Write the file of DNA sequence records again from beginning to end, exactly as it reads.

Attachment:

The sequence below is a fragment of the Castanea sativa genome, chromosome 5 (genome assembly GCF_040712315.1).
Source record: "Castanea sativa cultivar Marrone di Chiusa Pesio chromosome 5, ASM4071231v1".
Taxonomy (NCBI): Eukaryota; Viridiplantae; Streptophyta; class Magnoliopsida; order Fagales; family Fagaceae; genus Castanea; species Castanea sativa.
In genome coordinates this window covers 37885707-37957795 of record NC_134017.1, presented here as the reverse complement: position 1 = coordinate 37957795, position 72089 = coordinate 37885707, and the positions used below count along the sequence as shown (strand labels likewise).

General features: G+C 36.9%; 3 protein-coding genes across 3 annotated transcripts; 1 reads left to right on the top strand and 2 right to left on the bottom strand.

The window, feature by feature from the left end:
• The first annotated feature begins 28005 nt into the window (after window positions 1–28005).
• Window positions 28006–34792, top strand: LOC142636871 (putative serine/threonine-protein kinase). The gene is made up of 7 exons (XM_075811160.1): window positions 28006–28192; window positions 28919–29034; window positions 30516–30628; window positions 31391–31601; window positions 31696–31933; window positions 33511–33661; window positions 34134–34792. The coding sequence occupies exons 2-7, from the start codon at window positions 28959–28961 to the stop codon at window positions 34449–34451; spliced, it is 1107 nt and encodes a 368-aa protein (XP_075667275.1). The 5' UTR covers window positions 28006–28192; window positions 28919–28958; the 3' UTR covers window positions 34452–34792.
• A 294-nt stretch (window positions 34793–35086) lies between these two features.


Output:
The sequence below is a fragment of the Castanea sativa genome, chromosome 5 (genome assembly GCF_040712315.1).
Source record: "Castanea sativa cultivar Marrone di Chiusa Pesio chromosome 5, ASM4071231v1".
Taxonomy (NCBI): Eukaryota; Viridiplantae; Streptophyta; class Magnoliopsida; order Fagales; family Fagaceae; genus Castanea; species Castanea sativa.
In genome coordinates this window covers 37885707-37957795 of record NC_134017.1, presented here as the reverse complement: position 1 = coordinate 37957795, position 72089 = coordinate 37885707, and the positions used below count along the sequence as shown (strand labels likewise).

General features: G+C 36.9%; 3 protein-coding genes across 3 annotated transcripts; 1 reads left to right on the top strand and 2 right to left on the bottom strand.

The window, feature by feature from the left end:
• The first annotated feature begins 28005 nt into the window (after window positions 1–28005).
• Window positions 28006–34792, top strand: LOC142636871 (putative serine/threonine-protein kinase). The gene is made up of 7 exons (XM_075811160.1): window positions 28006–28192; window positions 28919–29034; window positions 30516–30628; window positions 31391–31601; window positions 31696–31933; window positions 33511–33661; window positions 34134–34792. The coding sequence occupies exons 2-7, from the start codon at window positions 28959–28961 to the stop codon at window positions 34449–34451; spliced, it is 1107 nt and encodes a 368-aa protein (XP_075667275.1). The 5' UTR covers window positions 28006–28192; window positions 28919–28958; the 3' UTR covers window positions 34452–34792.
• A 294-nt stretch (window positions 34793–35086) lies between these two features.